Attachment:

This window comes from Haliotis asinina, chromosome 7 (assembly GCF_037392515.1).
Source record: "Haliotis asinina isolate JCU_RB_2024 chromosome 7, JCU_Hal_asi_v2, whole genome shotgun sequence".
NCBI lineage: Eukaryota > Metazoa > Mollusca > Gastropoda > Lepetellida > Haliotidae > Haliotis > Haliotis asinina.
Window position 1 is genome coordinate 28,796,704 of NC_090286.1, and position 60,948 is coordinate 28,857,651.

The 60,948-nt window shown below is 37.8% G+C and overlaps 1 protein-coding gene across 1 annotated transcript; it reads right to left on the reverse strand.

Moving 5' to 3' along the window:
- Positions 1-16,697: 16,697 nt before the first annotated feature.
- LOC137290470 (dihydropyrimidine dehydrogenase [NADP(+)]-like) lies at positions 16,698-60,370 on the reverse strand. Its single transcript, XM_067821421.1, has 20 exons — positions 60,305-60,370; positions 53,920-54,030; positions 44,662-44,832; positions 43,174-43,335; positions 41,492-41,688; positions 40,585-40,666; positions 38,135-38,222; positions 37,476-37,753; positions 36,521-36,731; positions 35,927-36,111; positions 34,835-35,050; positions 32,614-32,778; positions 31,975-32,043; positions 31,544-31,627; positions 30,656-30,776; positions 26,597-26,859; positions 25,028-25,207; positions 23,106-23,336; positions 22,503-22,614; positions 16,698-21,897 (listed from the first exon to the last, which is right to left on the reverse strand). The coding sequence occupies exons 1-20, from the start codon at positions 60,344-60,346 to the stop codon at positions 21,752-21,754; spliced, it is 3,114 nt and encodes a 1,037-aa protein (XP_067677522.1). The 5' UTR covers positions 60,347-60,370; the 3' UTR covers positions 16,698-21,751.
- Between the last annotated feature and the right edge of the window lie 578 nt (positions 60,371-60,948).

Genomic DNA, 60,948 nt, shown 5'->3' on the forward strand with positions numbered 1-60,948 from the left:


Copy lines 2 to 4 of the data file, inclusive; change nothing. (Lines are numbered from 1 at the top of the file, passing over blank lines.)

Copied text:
Source record: "Haliotis asinina isolate JCU_RB_2024 chromosome 7, JCU_Hal_asi_v2, whole genome shotgun sequence".
NCBI lineage: Eukaryota > Metazoa > Mollusca > Gastropoda > Lepetellida > Haliotidae > Haliotis > Haliotis asinina.
Window position 1 is genome coordinate 28,796,704 of NC_090286.1, and position 60,948 is coordinate 28,857,651.